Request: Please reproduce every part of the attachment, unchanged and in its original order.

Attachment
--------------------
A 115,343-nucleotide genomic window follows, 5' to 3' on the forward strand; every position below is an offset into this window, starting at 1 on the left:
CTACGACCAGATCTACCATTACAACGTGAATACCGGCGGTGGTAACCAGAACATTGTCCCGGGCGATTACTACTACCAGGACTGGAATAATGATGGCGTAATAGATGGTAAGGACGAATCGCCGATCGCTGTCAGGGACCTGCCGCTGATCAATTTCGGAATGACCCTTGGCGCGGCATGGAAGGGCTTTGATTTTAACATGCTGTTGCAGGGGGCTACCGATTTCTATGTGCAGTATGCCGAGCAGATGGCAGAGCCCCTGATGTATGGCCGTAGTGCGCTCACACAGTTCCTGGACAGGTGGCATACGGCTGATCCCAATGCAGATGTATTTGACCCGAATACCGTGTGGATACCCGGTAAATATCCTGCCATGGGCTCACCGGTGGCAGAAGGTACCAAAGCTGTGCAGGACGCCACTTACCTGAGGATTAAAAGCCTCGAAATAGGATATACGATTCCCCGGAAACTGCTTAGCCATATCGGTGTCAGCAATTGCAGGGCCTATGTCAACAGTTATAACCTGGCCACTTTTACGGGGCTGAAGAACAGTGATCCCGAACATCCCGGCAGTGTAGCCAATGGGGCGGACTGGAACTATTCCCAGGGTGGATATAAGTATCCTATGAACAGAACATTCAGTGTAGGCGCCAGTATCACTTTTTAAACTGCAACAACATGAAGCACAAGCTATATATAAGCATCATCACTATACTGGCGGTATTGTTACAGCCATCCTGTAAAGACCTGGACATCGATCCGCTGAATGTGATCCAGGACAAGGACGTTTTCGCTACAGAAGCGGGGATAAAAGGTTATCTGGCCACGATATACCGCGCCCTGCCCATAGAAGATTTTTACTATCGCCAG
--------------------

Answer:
A 115,343-nucleotide genomic window follows, 5' to 3' on the forward strand; every position below is an offset into this window, starting at 1 on the left:
CTACGACCAGATCTACCATTACAACGTGAATACCGGCGGTGGTAACCAGAACATTGTCCCGGGCGATTACTACTACCAGGACTGGAATAATGATGGCGTAATAGATGGTAAGGACGAATCGCCGATCGCTGTCAGGGACCTGCCGCTGATCAATTTCGGAATGACCCTTGGCGCGGCATGGAAGGGCTTTGATTTTAACATGCTGTTGCAGGGGGCTACCGATTTCTATGTGCAGTATGCCGAGCAGATGGCAGAGCCCCTGATGTATGGCCGTAGTGCGCTCACACAGTTCCTGGACAGGTGGCATACGGCTGATCCCAATGCAGATGTATTTGACCCGAATACCGTGTGGATACCCGGTAAATATCCTGCCATGGGCTCACCGGTGGCAGAAGGTACCAAAGCTGTGCAGGACGCCACTTACCTGAGGATTAAAAGCCTCGAAATAGGATATACGATTCCCCGGAAACTGCTTAGCCATATCGGTGTCAGCAATTGCAGGGCCTATGTCAACAGTTATAACCTGGCCACTTTTACGGGGCTGAAGAACAGTGATCCCGAACATCCCGGCAGTGTAGCCAATGGGGCGGACTGGAACTATTCCCAGGGTGGATATAAGTATCCTATGAACAGAACATTCAGTGTAGGCGCCAGTATCACTTTTTAAACTGCAACAACATGAAGCACAAGCTATATATAAGCATCATCACTATACTGGCGGTATTGTTACAGCCATCCTGTAAAGACCTGGACATCGATCCGCTGAATGTGATCCAGGACAAGGACGTTTTCGCTACAGAAGCGGGGATAAAAGGTTATCTGGCCACGATATACCGCGCCCTGCCCATAGAAGATTTTTACTATCGCCAG